Most importantly, please be wary if a music platform gives options for payment for music placement. I urge any artist, as 3 Stacks said in "International Players Anthem," to “Don’t do it! Reconsider!” Yes, I'm sure on the subject. Very sure.


From reading a lot of different sites, I speak from experience that most, if not all, of these sites prefer email submissions. Some may be lenient with music in the comments or in the DMs if the writer is familiar with the artist’s work or if we happen to click it and it’s fire. But, even then, I wouldn’t count on that. Email is going to be the best bet because the people who check music submissions can keep track of everything in one place. Having music submissions in multiple places is overwhelming, and, truth be told, can be very annoying.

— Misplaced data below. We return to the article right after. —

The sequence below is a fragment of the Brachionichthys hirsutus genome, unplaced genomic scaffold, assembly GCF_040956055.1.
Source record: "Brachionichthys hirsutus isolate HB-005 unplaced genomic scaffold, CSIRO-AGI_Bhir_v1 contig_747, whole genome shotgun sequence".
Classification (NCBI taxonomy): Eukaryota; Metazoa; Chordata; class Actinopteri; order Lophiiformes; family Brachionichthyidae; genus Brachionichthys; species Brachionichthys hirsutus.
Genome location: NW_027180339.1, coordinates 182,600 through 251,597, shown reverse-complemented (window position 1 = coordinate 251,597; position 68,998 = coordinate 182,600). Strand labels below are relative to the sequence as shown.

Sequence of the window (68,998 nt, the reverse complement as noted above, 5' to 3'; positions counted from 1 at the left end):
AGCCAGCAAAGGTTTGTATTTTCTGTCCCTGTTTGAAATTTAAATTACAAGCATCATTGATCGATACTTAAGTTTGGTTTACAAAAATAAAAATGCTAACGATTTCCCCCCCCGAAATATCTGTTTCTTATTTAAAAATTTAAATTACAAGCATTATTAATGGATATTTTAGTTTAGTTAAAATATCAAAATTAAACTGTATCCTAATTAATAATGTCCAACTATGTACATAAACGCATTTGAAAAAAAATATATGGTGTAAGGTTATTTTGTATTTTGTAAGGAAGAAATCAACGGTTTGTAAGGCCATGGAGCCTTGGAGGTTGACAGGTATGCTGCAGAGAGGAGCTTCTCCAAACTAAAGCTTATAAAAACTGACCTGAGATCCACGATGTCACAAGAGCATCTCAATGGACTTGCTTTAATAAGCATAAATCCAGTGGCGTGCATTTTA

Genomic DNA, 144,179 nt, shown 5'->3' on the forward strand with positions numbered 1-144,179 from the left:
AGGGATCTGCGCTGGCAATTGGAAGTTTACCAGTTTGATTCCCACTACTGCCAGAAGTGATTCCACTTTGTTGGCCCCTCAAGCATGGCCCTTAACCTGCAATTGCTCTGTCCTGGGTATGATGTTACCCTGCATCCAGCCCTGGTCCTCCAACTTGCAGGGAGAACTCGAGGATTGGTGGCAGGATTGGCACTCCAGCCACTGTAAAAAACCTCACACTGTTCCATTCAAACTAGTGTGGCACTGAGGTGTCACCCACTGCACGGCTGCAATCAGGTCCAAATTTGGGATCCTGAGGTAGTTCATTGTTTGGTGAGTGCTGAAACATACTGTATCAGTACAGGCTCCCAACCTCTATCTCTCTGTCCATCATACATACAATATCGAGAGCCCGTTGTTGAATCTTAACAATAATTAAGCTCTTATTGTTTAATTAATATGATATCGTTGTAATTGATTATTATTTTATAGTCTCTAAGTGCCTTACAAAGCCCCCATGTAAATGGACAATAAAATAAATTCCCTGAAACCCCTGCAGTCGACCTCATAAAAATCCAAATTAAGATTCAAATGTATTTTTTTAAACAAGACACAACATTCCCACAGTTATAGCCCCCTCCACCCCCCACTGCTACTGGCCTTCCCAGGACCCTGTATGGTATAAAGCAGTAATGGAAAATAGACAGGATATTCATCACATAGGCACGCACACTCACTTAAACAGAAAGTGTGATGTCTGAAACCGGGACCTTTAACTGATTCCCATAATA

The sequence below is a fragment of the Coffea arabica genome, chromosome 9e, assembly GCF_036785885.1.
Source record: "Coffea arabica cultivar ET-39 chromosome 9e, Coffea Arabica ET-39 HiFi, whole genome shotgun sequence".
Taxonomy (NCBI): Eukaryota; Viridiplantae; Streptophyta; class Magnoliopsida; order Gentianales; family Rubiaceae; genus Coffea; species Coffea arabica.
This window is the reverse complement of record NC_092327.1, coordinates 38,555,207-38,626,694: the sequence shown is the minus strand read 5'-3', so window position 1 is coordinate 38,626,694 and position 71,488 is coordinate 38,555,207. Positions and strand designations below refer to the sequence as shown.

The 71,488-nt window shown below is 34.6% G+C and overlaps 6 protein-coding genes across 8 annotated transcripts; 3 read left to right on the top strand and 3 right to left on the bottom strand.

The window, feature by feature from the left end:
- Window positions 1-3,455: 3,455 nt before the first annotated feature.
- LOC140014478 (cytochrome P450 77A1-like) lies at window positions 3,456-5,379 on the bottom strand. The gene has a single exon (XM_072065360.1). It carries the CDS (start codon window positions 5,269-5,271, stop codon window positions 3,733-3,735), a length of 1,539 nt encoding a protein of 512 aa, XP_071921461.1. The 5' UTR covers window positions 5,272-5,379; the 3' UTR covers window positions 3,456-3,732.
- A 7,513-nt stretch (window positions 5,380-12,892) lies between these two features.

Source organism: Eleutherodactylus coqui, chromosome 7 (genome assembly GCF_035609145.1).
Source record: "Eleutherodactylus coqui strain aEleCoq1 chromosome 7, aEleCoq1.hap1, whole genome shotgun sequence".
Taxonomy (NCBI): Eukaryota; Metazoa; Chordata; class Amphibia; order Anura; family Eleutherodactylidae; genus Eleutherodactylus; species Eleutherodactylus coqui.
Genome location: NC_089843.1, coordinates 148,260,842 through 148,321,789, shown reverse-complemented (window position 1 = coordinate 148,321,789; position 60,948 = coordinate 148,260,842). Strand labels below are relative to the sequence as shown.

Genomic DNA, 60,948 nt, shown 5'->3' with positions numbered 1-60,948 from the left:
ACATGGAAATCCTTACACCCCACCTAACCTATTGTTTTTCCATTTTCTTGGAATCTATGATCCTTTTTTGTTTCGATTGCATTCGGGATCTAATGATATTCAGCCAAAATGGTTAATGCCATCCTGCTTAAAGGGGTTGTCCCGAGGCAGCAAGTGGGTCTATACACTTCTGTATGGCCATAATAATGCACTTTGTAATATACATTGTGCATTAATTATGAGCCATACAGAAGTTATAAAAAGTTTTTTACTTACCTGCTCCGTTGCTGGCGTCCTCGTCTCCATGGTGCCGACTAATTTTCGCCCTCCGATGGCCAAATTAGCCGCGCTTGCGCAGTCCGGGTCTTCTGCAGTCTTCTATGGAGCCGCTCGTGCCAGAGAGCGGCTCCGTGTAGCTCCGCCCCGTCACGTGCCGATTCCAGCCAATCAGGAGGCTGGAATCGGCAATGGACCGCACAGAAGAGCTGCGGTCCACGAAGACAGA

Also, the artist and/or their team should know who could possibly be reading the email and listening to the music. Look at each site and find out who their editors and writers are, then check which ones do what. I’d even suggest striking up organically friendly conversations (or a friendly debate every once in a while if necessary) online to gauge them. Engage wholeheartedly. Then send the email, but before that, peep the next point.